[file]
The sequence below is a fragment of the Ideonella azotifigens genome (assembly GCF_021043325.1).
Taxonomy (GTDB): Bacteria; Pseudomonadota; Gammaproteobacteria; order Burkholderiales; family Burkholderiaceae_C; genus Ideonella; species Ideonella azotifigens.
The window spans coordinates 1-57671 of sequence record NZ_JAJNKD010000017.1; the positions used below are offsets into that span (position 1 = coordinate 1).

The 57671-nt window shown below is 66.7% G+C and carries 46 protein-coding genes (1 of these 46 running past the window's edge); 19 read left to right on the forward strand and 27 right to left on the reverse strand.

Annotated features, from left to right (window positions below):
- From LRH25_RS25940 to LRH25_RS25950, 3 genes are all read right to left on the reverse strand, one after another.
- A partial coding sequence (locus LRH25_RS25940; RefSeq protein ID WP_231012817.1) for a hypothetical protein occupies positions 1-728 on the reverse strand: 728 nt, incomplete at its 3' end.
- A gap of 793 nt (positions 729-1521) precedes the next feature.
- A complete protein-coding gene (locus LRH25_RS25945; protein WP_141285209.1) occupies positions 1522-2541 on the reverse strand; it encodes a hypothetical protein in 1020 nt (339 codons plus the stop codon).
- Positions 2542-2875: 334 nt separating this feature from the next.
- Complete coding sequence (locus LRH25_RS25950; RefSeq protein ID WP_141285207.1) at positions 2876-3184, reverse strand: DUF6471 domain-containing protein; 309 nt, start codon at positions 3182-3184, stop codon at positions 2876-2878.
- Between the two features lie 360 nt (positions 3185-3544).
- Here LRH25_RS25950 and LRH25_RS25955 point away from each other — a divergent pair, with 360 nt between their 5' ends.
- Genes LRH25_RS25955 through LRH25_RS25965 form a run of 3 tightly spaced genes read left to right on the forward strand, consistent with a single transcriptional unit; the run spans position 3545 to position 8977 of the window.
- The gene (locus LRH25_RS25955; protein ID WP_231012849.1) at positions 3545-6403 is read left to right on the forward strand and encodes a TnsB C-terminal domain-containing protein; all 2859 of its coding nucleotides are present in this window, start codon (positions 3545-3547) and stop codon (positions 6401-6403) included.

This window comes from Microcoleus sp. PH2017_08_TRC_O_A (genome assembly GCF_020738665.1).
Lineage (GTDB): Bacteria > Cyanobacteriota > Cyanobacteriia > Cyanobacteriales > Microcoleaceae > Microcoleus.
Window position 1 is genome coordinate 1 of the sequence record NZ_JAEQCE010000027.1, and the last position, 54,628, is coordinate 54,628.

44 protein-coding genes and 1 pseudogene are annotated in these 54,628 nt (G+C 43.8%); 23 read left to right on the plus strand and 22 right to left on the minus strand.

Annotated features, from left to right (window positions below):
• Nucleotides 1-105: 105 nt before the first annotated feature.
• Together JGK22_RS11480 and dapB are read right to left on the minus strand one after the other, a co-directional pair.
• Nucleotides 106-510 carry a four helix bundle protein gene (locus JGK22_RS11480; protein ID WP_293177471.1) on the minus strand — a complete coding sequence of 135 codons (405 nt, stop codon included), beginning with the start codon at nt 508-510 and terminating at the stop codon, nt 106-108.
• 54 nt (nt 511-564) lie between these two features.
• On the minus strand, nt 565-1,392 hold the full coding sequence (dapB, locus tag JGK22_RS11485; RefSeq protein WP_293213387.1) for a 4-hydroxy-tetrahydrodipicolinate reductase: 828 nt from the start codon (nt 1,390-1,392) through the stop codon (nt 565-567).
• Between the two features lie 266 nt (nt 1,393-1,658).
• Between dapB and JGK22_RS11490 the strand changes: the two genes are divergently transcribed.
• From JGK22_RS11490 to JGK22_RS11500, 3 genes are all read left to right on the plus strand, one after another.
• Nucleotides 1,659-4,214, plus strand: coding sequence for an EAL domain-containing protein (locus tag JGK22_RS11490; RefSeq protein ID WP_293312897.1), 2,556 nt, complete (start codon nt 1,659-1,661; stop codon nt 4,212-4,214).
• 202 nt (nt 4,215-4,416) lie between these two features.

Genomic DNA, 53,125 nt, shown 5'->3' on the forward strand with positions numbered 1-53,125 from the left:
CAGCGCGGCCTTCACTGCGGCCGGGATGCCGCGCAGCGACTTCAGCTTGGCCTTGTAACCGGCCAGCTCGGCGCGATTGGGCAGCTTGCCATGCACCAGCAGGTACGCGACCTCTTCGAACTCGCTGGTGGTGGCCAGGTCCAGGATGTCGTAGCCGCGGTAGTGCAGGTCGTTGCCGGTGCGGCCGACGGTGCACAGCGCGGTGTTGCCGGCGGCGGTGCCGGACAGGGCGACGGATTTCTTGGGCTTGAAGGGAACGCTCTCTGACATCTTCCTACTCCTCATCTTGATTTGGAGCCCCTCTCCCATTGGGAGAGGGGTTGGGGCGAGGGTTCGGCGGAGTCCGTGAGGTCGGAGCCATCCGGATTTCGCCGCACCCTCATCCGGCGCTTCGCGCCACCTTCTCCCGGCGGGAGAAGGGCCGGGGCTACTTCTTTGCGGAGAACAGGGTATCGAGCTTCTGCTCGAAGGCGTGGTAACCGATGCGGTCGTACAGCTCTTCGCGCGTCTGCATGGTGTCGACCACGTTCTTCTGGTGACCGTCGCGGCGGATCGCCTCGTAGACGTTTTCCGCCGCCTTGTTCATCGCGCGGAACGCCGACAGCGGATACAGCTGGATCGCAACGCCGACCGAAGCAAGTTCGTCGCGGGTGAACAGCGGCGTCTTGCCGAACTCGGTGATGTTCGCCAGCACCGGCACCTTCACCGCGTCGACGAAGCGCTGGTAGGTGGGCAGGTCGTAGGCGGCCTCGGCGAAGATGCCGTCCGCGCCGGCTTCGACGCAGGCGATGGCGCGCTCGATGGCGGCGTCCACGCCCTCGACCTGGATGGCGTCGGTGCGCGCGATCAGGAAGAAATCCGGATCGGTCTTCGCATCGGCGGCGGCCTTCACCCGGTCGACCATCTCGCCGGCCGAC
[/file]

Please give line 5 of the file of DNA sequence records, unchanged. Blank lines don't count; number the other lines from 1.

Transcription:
Annotated features, from left to right (window positions below):